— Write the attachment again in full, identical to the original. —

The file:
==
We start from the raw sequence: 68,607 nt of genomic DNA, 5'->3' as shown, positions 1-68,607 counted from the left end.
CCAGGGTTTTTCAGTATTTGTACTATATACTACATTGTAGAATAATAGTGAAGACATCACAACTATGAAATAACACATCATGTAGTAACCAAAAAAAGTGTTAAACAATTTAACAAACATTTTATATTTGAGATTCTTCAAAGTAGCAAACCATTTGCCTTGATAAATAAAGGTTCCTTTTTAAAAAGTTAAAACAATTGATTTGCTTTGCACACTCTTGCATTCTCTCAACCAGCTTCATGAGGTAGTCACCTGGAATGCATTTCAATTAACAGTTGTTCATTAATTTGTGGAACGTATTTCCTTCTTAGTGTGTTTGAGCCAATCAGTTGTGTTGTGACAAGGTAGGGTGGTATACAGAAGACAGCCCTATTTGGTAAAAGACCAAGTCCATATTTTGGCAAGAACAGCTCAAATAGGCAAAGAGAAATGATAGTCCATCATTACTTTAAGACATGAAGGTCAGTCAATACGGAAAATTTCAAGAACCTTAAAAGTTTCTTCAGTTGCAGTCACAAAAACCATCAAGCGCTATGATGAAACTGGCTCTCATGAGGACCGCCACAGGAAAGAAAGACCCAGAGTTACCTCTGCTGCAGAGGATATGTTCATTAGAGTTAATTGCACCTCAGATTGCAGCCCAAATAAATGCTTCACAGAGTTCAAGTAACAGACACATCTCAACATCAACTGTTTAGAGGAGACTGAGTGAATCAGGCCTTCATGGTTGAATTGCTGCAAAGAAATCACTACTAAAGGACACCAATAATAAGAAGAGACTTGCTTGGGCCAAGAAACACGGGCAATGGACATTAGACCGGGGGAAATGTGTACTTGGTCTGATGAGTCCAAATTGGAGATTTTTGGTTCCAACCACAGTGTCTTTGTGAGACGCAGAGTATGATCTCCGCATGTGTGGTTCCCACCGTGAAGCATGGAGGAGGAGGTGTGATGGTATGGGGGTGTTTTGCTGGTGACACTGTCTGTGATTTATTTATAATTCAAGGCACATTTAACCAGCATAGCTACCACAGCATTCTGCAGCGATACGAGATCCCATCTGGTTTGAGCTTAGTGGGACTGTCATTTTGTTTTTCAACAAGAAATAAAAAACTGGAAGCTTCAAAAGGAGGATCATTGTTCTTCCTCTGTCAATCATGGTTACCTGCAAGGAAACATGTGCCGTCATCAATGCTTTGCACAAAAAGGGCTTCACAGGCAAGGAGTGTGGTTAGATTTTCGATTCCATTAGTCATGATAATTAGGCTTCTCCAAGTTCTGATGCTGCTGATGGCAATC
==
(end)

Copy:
We start from the raw sequence: 68,607 nt of genomic DNA, 5'->3' as shown, positions 1-68,607 counted from the left end.
CCAGGGTTTTTCAGTATTTGTACTATATACTACATTGTAGAATAATAGTGAAGACATCACAACTATGAAATAACACATCATGTAGTAACCAAAAAAAGTGTTAAACAATTTAACAAACATTTTATATTTGAGATTCTTCAAAGTAGCAAACCATTTGCCTTGATAAATAAAGGTTCCTTTTTAAAAAGTTAAAACAATTGATTTGCTTTGCACACTCTTGCATTCTCTCAACCAGCTTCATGAGGTAGTCACCTGGAATGCATTTCAATTAACAGTTGTTCATTAATTTGTGGAACGTATTTCCTTCTTAGTGTGTTTGAGCCAATCAGTTGTGTTGTGACAAGGTAGGGTGGTATACAGAAGACAGCCCTATTTGGTAAAAGACCAAGTCCATATTTTGGCAAGAACAGCTCAAATAGGCAAAGAGAAATGATAGTCCATCATTACTTTAAGACATGAAGGTCAGTCAATACGGAAAATTTCAAGAACCTTAAAAGTTTCTTCAGTTGCAGTCACAAAAACCATCAAGCGCTATGATGAAACTGGCTCTCATGAGGACCGCCACAGGAAAGAAAGACCCAGAGTTACCTCTGCTGCAGAGGATATGTTCATTAGAGTTAATTGCACCTCAGATTGCAGCCCAAATAAATGCTTCACAGAGTTCAAGTAACAGACACATCTCAACATCAACTGTTTAGAGGAGACTGAGTGAATCAGGCCTTCATGGTTGAATTGCTGCAAAGAAATCACTACTAAAGGACACCAATAATAAGAAGAGACTTGCTTGGGCCAAGAAACACGGGCAATGGACATTAGACCGGGGGAAATGTGTACTTGGTCTGATGAGTCCAAATTGGAGATTTTTGGTTCCAACCACAGTGTCTTTGTGAGACGCAGAGTATGATCTCCGCATGTGTGGTTCCCACCGTGAAGCATGGAGGAGGAGGTGTGATGGTATGGGGGTGTTTTGCTGGTGACACTGTCTGTGATTTATTTATAATTCAAGGCACATTTAACCAGCATAGCTACCACAGCATTCTGCAGCGATACGAGATCCCATCTGGTTTGAGCTTAGTGGGACTGTCATTTTGTTTTTCAACAAGAAATAAAAAACTGGAAGCTTCAAAAGGAGGATCATTGTTCTTCCTCTGTCAATCATGGTTACCTGCAAGGAAACATGTGCCGTCATCAATGCTTTGCACAAAAAGGGCTTCACAGGCAAGGAGTGTGGTTAGATTTTCGATTCCATTAGTCATGATAATTAGGCTTCTCCAAGTTCTGATGCTGCTGATGGCAATC